I’m also not a particular fan of characters being unceremoniously killed off. Extras die all the time on screen, sure, but I’m talking the ones with names, developed personalities, backstories, the works. Like, we’re clearly supposed to like Chapman. He’s a caring and concerned individual toward his commanding officer and he writes to his son and his team teases him about it. He’s the lone survivor in his helicopter and he watches Kong fight and eat an octopus. Literally, he shares an entire scene with Kong. Likely for that tongue-in-cheek humor, Kebbell having a slight hand in the mocap of Kong’s facial features. But he’s got some serious screen time. But he dies. You’d think a character who is that nice of a guy would carry some emotional weight. Also, he’s a significantly more interesting character than, say, Reg Slivko (Thomas Mann), who plays that clichéd young guy who panics a lot, isn’t confident in any of his teammates to keep him alive, even though they do for the majority of the movie, it’s annoying. I liked Chapman, I didn’t like Slivko, but the writers clearly disagreed with this notion.

And there was no reason for Cole (Shea Whingham) to die. Don’t get me wrong, his character is kind of funny. He’s that quiet, but respected, and ball-busting sort of character whom has no real development, but he’s so awesome in how he doesn’t give a shit and how short he can be with characters. But you do see a sense of loyalty in him and the deaths of his comrades clearly affect him in his own way. But again, he’s killed off because… the script demanded it. Believe it or not, screenwriters, you can have a bunch of characters survive a story. It may not be as fun, granted, but let’s have better reasons to kill off cool characters other than, “It’s been two minutes, someone should die.”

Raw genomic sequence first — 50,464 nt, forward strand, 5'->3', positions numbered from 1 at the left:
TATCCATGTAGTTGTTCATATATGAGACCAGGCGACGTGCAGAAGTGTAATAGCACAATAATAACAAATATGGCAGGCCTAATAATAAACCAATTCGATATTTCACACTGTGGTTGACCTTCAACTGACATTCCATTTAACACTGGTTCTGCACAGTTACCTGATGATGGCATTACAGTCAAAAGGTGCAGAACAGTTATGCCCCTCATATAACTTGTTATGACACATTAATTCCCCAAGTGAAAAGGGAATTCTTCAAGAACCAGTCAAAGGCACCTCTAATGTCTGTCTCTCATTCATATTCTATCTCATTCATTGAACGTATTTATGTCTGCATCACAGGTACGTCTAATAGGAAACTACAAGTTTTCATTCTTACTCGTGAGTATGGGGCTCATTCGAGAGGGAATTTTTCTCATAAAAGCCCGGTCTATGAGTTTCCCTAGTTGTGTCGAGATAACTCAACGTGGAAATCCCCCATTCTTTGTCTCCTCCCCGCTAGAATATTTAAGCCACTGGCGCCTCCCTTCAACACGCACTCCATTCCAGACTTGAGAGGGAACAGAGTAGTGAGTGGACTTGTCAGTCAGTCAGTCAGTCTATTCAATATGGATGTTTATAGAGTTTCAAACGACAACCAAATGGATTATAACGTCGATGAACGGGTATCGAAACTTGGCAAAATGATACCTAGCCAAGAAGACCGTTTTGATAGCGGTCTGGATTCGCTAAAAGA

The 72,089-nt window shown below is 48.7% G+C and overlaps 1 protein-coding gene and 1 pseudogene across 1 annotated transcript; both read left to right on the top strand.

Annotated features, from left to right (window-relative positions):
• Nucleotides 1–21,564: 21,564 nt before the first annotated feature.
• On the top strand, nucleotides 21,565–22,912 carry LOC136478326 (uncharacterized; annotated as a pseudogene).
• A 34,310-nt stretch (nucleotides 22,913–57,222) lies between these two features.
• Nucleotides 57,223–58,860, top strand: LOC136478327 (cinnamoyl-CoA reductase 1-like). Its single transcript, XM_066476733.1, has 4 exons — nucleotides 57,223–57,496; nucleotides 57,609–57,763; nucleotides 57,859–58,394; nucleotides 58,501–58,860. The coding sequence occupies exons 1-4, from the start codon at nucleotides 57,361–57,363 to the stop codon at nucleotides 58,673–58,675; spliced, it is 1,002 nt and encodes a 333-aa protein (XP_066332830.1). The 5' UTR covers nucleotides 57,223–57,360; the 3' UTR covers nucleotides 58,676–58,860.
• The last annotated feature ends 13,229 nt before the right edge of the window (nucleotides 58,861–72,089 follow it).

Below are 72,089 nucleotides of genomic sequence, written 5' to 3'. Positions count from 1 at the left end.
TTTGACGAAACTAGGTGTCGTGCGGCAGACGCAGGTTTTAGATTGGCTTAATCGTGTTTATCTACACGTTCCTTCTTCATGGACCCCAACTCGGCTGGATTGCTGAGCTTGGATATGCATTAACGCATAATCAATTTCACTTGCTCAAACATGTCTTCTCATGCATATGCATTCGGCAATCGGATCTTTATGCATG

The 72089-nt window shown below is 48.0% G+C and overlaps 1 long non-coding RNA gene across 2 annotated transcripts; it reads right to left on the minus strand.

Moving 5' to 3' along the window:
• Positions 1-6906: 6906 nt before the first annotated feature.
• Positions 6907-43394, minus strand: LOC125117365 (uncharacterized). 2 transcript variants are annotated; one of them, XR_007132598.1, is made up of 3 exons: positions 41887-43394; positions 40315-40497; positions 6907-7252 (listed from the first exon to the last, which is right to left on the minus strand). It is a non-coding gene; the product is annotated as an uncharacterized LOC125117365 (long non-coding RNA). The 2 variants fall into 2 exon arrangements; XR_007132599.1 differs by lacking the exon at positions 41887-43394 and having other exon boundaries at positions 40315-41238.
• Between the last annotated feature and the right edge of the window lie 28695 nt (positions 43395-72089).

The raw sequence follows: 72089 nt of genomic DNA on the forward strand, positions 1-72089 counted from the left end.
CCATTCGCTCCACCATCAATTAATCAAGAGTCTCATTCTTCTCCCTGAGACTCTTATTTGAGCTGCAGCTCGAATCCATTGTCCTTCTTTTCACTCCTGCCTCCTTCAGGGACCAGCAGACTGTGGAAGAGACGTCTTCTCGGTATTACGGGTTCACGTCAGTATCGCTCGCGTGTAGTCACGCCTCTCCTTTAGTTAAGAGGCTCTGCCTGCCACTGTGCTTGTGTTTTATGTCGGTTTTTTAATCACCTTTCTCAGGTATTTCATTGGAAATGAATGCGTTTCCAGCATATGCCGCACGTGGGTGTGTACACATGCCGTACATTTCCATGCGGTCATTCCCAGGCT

Overall, I’d say if all you wanted was to see big monsters beat the crap out of each other, that’s exactly what you’re going to get, in the best way possible. But if you were looking for a true update to the Kong monster that will stand the test of time like it’s 1933 original… eh, shelve those expectations. This is an action movie, through and through. Don’t expect any poetic “It wasn’t the planes. It was beauty that killed the beast” stuff. So if that’s what you’re looking for, then I highly recommend this movie to anyone interested. Oh, and stick around for post-credits scene. It’s pretty awesome.

My honest rating for KONG: SKULL ISLAND: 4/5